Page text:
Letting it all hang out

My friend Jen recently touched upon the issue of the risks and rewards of revealing oneself in one’s blog.

I wrote the following comment in response:

As you know, Jen, this is something I’ve struggled deeply with.

There are so many advantages to baring one’s soul (online or otherwise).

The more authentic the writing, the more it speaks not only to others, but to myself… helping me to better understand my life and move forward. Re-reading the truly-personal stuff I’ve blogged is also a hell of a lot more relevant and interesting than going over some of the general commentary and observations I’ve written.

But yes, there are also so many risks involved in letting it ‘all hang out.’

Do I really want people to know my weaknesses? My deeper passions? My angst and anguish? My occasional immaturity, inexperience, bitterness, loopiness, hopeless romantic-ness, and worse?

Maybe. Maybe some things for some people.

Future (and potential future) employers? Current co-workers? My parents? D’oh!

It’s always a tug-of war.

Some days I’m completely content to write about abstract issues, or business concepts and whatnot. Other days, I feel oddly compelled to write about my deeper feelings.

I’ve strongly considered writing some of the more ‘revealing’ entries in an anonymous blog. But by the very nature of the sentiments within, I suppose it’d be only a matter of time before folks were both tempted to learn my identity and — with a little detective work — easily able to do so. Sure, I could change not only names, but also places and times and all… but then we’re nearly back where we started, aren’t we? Not very authentic, and perhaps more hassle than reward.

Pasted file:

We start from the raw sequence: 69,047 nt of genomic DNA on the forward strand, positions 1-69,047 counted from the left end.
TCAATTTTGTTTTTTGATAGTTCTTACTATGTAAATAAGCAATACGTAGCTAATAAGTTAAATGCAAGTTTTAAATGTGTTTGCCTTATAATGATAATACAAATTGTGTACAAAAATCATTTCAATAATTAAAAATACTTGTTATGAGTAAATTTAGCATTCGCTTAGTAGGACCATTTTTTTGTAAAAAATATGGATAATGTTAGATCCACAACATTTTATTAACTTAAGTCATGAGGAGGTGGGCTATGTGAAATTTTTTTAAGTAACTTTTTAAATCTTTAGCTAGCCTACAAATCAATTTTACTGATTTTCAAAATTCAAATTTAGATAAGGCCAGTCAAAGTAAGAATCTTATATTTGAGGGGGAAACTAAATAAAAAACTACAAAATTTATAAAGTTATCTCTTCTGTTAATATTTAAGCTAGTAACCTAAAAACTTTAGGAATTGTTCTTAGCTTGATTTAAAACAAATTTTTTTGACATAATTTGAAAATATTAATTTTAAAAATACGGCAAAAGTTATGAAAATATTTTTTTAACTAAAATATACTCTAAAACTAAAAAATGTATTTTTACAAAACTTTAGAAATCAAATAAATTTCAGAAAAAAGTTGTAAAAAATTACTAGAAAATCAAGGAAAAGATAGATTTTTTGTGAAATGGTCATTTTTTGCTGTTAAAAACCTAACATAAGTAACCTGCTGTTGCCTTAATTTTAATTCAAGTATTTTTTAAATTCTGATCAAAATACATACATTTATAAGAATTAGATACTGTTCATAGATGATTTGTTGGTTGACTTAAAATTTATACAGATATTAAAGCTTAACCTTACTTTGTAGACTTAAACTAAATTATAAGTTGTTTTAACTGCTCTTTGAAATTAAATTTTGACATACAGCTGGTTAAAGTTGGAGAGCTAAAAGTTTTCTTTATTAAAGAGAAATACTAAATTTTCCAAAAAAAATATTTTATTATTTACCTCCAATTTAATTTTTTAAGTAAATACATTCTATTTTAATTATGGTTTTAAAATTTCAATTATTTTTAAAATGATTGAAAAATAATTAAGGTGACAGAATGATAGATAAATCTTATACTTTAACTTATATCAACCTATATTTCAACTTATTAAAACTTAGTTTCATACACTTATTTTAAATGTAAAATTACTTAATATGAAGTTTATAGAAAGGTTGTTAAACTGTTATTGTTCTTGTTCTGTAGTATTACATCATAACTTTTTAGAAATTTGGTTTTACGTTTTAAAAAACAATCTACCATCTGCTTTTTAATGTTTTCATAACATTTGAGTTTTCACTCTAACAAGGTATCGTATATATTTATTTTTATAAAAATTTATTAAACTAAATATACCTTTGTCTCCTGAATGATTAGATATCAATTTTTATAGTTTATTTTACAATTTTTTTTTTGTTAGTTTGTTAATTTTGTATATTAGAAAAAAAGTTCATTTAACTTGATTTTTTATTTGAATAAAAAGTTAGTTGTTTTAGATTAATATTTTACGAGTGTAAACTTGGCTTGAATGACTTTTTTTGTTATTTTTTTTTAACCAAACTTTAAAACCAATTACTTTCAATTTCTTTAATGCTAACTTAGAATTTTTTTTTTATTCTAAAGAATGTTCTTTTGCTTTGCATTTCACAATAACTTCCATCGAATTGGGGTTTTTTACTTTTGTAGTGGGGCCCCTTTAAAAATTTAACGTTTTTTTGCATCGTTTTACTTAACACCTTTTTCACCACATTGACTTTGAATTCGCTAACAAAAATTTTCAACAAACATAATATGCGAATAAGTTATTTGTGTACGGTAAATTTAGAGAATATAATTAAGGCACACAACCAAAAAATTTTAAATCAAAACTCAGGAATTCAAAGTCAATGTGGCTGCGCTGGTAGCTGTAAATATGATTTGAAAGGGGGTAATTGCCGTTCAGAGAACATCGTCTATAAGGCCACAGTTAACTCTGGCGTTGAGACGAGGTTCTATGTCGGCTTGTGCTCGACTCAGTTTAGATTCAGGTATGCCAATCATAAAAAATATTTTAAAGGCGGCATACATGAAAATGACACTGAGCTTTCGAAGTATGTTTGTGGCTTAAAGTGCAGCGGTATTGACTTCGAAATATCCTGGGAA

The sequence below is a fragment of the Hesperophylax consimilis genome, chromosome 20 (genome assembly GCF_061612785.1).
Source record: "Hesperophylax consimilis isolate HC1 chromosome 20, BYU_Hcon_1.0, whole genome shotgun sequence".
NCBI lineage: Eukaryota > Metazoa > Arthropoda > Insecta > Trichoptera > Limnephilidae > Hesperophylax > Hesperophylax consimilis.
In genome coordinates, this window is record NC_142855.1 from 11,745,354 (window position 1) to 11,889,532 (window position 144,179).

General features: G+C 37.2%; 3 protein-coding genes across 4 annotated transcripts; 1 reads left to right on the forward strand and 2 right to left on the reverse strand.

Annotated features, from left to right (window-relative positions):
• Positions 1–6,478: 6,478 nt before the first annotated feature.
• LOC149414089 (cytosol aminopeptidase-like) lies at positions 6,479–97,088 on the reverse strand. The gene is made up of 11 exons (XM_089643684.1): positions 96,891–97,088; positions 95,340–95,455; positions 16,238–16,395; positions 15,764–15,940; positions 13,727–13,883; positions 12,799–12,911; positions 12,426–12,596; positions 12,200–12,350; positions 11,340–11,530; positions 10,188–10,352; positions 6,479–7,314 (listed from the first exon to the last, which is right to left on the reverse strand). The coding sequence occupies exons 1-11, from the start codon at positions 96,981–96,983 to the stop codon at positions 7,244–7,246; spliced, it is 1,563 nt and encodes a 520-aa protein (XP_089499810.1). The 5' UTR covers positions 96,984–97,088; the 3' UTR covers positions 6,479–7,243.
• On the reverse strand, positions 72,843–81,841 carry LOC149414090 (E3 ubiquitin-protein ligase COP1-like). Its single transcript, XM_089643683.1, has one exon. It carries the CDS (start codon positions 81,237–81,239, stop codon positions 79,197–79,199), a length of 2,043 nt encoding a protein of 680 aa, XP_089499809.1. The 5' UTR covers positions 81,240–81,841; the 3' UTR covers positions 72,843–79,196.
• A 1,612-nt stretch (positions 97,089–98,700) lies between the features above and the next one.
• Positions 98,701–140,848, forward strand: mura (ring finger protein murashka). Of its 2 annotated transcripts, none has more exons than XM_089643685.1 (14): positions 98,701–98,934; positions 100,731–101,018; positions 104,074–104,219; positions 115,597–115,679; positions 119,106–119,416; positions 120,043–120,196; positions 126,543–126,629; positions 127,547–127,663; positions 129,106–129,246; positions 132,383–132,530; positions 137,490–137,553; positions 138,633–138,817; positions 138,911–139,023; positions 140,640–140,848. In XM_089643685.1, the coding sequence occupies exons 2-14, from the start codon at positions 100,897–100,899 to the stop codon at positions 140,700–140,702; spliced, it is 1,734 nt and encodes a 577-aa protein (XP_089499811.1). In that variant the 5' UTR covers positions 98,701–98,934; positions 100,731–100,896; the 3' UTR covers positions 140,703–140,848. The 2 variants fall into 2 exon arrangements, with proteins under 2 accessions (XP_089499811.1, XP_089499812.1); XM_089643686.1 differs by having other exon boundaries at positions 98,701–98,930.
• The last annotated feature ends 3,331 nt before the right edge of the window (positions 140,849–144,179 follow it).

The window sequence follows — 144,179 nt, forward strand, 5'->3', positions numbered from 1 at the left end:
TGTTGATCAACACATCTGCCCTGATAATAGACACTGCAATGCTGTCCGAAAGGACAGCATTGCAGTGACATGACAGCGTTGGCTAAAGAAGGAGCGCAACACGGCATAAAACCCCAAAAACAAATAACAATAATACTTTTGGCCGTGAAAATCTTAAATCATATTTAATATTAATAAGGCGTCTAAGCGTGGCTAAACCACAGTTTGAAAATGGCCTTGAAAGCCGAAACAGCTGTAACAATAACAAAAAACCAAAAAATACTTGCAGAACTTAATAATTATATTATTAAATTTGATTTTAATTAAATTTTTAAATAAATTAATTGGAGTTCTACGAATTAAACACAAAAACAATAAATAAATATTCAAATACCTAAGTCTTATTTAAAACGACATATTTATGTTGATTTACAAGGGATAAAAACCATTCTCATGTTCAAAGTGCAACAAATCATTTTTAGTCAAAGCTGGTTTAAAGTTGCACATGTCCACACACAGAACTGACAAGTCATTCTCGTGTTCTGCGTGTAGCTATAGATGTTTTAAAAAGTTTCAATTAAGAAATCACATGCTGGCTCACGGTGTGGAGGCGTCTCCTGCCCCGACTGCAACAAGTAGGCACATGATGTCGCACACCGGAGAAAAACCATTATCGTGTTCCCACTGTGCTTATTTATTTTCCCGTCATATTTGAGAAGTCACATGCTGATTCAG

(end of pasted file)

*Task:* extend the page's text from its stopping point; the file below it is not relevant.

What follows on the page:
Certainly there are no easy answers.



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One response to “Letting it all hang out”

  1. Terrie Avatar

    I think this has something to do with the basic human need for acceptance—and the fear that you won’t get it.  You want to say “this is me” and be completely 100% honest…to the people who read your blog…and pray that you never meet them in person. 

    If they reject you, oh well, who cares what THEY think anyway?  But if they don’t, well then you can feel accepted.  But what if those who already accept you for the image you portray in person get to see the REAL you??  OH NO!!! So you’re right back to portraying the “accepted” you. 

    I think most people feel like people wouldn’t accept them if they knew what they were REALLY like.  If they knew their deepest, most personal thoughts, feelings, ruminations & babble. 

    Short of getting an alias and starting another site, I think you’re S.O.L.

What do you think?